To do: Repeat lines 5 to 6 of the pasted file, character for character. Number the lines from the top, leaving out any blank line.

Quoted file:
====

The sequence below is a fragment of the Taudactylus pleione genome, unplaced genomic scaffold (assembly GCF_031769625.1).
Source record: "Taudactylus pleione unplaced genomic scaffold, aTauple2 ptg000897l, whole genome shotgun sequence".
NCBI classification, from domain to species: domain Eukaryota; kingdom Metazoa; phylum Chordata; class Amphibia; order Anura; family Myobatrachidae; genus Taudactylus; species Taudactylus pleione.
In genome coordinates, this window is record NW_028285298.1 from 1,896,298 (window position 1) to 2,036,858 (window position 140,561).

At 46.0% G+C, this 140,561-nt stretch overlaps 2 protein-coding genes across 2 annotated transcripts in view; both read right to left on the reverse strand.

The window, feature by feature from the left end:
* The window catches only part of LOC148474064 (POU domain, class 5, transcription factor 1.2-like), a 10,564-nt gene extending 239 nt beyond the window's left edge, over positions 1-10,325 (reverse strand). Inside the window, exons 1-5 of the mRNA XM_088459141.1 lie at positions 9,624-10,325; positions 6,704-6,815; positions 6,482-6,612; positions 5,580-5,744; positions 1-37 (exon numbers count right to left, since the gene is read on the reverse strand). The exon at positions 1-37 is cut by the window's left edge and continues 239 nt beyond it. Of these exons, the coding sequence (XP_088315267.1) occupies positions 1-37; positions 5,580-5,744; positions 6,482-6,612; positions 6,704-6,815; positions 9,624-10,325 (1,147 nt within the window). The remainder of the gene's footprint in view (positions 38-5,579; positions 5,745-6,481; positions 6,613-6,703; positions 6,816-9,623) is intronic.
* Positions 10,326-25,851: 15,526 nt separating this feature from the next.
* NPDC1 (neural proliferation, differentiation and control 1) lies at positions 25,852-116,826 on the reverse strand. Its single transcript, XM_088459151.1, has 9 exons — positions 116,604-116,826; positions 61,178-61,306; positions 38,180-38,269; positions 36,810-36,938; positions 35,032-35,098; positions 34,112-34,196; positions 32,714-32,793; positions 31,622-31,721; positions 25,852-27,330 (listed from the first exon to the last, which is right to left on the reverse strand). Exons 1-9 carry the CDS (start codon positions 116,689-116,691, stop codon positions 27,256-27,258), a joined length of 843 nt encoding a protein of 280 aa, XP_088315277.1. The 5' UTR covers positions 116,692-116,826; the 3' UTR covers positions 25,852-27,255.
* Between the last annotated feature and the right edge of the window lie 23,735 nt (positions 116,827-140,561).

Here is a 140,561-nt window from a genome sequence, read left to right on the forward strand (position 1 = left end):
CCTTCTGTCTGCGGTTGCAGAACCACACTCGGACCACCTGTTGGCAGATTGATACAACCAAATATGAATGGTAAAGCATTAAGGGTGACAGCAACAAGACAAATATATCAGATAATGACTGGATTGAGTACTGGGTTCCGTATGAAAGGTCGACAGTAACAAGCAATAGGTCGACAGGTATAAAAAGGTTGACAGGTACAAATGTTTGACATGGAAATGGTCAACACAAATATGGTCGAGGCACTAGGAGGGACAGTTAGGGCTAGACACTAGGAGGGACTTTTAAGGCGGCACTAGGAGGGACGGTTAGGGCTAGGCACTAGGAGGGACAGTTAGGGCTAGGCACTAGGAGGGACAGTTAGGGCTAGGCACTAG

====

At 46.0% G+C, this 140,561-nt stretch overlaps 2 protein-coding genes across 2 annotated transcripts in view; both read right to left on the reverse strand.

The window, feature by feature from the left end: